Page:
Waltzing Matilda with a swag, Part 5 – Eating

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In this picture showing the contents of the nosebag you can plainly see the eating equipment usually carried.

The swagman’s eating equipment is simple and  concise. I use vintage and vintage-style eating equipment. It consists of a tin plate, a silver-plated spoon, three-tine fork, bone handled butter knife sharpened to a razor edge and the quart pot’s pannikin.

As seen in the last post, the tin plate is a multiple-use item since it doubles as a frypan and hot plate. You could also use it as a pan for gold prospecting if you wish. It’s lightweight and easily slips down the side of the nosebag. Speaking of goldpanning, I have recently started using a 9 inch spun carbon steel gold pan as a plate/frypan/gold pan while swaggin’ it. It’s a bit heavier than the tin plate, but it has multiple uses. More on these in my forthcoming book On the Wallaby Track: A Swagman’s Handbook.

The spoon is probably antique, dating to at least the 1910s. It’s made of brass which has been silver plated. The silver plating is just a non-tarnish finish applied to the spoon, but it’s possible that there are health benefits to using silver or silver-plated utensils, which may be why they used them.

The three-tine fork is a Colonial-era item which could date back as far as the 1870s. It is carbon steel so it can rust and needs to be carefully dried before being placed in the nosebag after use. It has riveted wooden grip scales and a nice patina from more than a century of use.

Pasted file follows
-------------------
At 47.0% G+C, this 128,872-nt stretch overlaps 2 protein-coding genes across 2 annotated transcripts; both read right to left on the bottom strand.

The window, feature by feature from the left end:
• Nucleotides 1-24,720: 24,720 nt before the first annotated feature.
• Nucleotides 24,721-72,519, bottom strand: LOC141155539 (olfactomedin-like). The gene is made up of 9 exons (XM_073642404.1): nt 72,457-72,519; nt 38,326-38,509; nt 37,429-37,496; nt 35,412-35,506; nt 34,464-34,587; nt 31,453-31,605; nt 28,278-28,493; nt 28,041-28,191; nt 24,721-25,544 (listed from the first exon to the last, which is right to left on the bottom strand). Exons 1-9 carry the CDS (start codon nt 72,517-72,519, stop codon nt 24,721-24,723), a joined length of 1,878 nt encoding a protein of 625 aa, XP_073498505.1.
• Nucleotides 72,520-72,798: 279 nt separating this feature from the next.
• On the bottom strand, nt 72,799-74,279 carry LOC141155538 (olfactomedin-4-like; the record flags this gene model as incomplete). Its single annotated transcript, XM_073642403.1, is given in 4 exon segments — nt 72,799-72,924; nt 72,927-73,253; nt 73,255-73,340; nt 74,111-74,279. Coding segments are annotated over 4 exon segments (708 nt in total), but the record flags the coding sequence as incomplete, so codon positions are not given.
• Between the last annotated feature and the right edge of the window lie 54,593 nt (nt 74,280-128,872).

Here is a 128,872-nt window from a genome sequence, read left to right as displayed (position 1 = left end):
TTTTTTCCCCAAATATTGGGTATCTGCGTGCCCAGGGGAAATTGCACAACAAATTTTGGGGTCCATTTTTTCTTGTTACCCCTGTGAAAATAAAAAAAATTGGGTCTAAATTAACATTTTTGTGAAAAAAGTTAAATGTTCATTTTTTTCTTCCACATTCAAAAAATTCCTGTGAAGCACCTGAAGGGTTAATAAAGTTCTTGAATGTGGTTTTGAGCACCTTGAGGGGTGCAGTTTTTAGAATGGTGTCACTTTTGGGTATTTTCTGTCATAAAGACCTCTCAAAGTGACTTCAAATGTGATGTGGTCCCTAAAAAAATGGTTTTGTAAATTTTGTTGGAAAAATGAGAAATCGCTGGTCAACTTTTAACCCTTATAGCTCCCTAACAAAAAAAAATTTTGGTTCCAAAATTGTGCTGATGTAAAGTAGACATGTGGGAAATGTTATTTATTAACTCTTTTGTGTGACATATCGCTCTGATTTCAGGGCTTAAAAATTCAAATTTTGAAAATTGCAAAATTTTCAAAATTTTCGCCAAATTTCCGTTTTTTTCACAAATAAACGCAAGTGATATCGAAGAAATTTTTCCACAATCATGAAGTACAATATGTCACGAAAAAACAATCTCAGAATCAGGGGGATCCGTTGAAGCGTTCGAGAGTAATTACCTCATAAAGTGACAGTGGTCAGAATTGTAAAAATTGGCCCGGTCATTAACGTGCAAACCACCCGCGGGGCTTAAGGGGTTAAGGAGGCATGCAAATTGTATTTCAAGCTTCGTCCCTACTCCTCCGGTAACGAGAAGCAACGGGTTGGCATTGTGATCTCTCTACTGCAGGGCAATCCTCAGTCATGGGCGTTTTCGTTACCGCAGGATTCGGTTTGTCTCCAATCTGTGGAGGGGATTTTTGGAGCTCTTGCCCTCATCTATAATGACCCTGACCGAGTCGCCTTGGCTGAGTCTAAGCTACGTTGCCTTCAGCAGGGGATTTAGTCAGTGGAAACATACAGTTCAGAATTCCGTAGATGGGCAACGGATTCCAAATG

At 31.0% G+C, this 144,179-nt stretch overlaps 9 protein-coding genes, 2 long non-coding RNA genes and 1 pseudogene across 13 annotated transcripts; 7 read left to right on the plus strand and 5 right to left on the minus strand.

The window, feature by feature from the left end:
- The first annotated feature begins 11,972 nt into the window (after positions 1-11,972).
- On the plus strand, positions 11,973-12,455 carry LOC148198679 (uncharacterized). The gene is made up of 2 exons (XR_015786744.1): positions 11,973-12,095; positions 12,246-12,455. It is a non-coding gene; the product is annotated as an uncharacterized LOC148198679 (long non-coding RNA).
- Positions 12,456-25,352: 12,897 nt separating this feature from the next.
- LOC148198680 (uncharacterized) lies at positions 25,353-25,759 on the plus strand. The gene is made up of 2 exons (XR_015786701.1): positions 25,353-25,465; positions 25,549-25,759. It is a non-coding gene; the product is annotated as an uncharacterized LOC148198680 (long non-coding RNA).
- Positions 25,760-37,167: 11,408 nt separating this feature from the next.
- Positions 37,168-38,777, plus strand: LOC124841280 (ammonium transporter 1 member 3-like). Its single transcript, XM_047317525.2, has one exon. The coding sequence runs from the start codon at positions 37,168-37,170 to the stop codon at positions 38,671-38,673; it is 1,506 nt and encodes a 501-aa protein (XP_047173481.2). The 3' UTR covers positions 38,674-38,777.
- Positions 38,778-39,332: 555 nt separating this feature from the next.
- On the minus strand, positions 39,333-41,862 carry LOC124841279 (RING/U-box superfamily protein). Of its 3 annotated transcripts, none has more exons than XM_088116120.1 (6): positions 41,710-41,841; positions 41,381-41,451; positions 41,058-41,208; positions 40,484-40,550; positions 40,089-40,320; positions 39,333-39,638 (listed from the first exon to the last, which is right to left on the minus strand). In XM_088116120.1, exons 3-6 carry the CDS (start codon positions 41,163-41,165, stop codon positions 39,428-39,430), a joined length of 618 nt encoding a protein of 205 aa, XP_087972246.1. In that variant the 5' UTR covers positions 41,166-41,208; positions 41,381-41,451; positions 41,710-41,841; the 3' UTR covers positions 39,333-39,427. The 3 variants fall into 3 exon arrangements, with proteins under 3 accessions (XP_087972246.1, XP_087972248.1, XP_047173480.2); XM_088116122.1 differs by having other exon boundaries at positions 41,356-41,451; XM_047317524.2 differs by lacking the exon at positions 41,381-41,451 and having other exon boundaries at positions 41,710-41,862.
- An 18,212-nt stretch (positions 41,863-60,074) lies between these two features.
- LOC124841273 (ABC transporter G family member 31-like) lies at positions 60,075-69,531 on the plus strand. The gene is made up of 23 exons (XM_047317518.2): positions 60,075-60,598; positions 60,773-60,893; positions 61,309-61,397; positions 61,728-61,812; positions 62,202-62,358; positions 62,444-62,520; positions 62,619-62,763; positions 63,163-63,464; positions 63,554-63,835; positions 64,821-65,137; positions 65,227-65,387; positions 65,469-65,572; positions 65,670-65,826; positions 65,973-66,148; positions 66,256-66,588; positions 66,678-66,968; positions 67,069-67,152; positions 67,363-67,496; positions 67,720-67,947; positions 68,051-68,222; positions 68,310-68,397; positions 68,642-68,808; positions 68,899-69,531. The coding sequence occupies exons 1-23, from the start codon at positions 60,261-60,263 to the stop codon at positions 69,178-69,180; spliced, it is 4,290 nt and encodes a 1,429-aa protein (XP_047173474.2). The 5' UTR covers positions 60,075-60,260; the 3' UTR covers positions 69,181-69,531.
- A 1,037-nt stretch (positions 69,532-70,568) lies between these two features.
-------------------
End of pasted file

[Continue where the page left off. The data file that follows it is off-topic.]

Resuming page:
The bone-handled knife is made from carbon steel and using a butcher’s steel, it comes up to a razor-sharp edge. As described in a previous post, this isn’t your mum’s butter knife, but it will butter damper quite nicely. The knife is multi-purpose and is a very effective carving knife and vegetable chopper.

Like the knife, the pannikin has already been described in a previous post. It is made from tinware and has folding wire handles. Like any tin cup, it can be placed on the fire to boil water when water is at a premium. Another type of tinware cup I use is a colonial-style tin cup which dates from at least the 1910s.  Since I am not sure whether the solder in this one contained lead, I use it very rarely, and never place it on the fire.

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Colonial-style tinware cup.

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